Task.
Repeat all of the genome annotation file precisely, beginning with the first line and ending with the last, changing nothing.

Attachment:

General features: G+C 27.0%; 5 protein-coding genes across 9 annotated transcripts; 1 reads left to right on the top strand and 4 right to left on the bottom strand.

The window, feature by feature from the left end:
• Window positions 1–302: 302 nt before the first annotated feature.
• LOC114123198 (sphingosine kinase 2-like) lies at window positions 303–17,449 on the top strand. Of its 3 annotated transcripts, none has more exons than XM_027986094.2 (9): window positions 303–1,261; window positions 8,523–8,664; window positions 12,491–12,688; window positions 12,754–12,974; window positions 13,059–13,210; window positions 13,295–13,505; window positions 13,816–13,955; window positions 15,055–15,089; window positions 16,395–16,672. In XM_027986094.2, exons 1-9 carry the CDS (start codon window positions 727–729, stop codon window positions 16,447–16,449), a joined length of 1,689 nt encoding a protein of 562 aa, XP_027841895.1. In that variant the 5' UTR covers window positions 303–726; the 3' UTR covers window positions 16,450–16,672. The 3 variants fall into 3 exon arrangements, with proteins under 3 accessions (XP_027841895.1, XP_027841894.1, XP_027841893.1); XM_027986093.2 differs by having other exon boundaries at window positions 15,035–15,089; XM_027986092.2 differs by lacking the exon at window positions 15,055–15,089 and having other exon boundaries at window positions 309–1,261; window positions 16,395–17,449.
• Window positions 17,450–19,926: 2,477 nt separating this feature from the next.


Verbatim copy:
General features: G+C 27.0%; 5 protein-coding genes across 9 annotated transcripts; 1 reads left to right on the top strand and 4 right to left on the bottom strand.

The window, feature by feature from the left end:
• Window positions 1–302: 302 nt before the first annotated feature.
• LOC114123198 (sphingosine kinase 2-like) lies at window positions 303–17,449 on the top strand. Of its 3 annotated transcripts, none has more exons than XM_027986094.2 (9): window positions 303–1,261; window positions 8,523–8,664; window positions 12,491–12,688; window positions 12,754–12,974; window positions 13,059–13,210; window positions 13,295–13,505; window positions 13,816–13,955; window positions 15,055–15,089; window positions 16,395–16,672. In XM_027986094.2, exons 1-9 carry the CDS (start codon window positions 727–729, stop codon window positions 16,447–16,449), a joined length of 1,689 nt encoding a protein of 562 aa, XP_027841895.1. In that variant the 5' UTR covers window positions 303–726; the 3' UTR covers window positions 16,450–16,672. The 3 variants fall into 3 exon arrangements, with proteins under 3 accessions (XP_027841895.1, XP_027841894.1, XP_027841893.1); XM_027986093.2 differs by having other exon boundaries at window positions 15,035–15,089; XM_027986092.2 differs by lacking the exon at window positions 15,055–15,089 and having other exon boundaries at window positions 309–1,261; window positions 16,395–17,449.
• Window positions 17,450–19,926: 2,477 nt separating this feature from the next.